A commenter responds to my last post thus:
People don't have a right to money from society simply because they have gotten sick.
I disagree. Now what?
Well, obviously, at some level we're just going to have to agree to disagree.
But it raises some interesting questions. Why do you disagree? If we should give money to sick people regardless of need, is it because being sick sucks and we're giving people bonus payments for having sucky things happen to them? If that's the case, why don't we give people bonus payments for, say, being really ugly, or being severely socially awkward, both of which seem at least arguably worse than, say, having chronic asthma.
Also, if they deserve money just for being sick, why give them the money in the form of healthcare? Wouldn't a cash transfer be even better? Then the people who wanted to be treated could spend the money on healthcare, and other people could spend the money on something they valued even more than healthcare. It seems like a Pareto improvement in net happiness over a simple single-payer system.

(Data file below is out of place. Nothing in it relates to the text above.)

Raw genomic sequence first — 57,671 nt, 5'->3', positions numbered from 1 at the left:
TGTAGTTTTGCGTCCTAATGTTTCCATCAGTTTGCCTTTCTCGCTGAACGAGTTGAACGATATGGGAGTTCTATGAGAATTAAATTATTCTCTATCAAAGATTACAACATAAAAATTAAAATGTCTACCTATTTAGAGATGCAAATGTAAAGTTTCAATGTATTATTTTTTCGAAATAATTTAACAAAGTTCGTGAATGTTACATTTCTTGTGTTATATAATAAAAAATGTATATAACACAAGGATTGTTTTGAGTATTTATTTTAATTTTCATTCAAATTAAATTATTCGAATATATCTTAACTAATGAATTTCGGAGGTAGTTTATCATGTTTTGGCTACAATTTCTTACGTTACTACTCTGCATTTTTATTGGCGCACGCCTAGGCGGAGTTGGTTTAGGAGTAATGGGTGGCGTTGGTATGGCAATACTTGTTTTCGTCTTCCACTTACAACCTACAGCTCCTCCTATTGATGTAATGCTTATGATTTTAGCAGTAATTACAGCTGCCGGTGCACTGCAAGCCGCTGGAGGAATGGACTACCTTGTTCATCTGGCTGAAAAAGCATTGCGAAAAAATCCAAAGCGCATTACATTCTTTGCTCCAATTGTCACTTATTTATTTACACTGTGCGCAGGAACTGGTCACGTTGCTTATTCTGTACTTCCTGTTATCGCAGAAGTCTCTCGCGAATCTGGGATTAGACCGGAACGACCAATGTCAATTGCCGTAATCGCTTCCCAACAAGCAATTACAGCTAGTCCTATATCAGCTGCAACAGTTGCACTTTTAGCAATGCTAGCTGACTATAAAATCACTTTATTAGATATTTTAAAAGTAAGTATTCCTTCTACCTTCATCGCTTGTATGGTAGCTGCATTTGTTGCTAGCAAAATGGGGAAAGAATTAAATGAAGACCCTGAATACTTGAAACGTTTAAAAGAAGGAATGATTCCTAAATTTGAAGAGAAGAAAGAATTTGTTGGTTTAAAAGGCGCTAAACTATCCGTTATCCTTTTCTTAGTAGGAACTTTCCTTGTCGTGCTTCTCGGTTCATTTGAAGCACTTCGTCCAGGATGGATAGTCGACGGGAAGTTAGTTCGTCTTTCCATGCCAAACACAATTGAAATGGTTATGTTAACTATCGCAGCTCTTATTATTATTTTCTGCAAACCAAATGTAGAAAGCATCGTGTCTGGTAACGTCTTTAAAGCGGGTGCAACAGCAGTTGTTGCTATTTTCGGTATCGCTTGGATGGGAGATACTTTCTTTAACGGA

Finally, if they deserve money just for being sick, why don't we peg the money to the suffering the disease causes, rather than the cost of treating the disease? Inquiring minds want to know.
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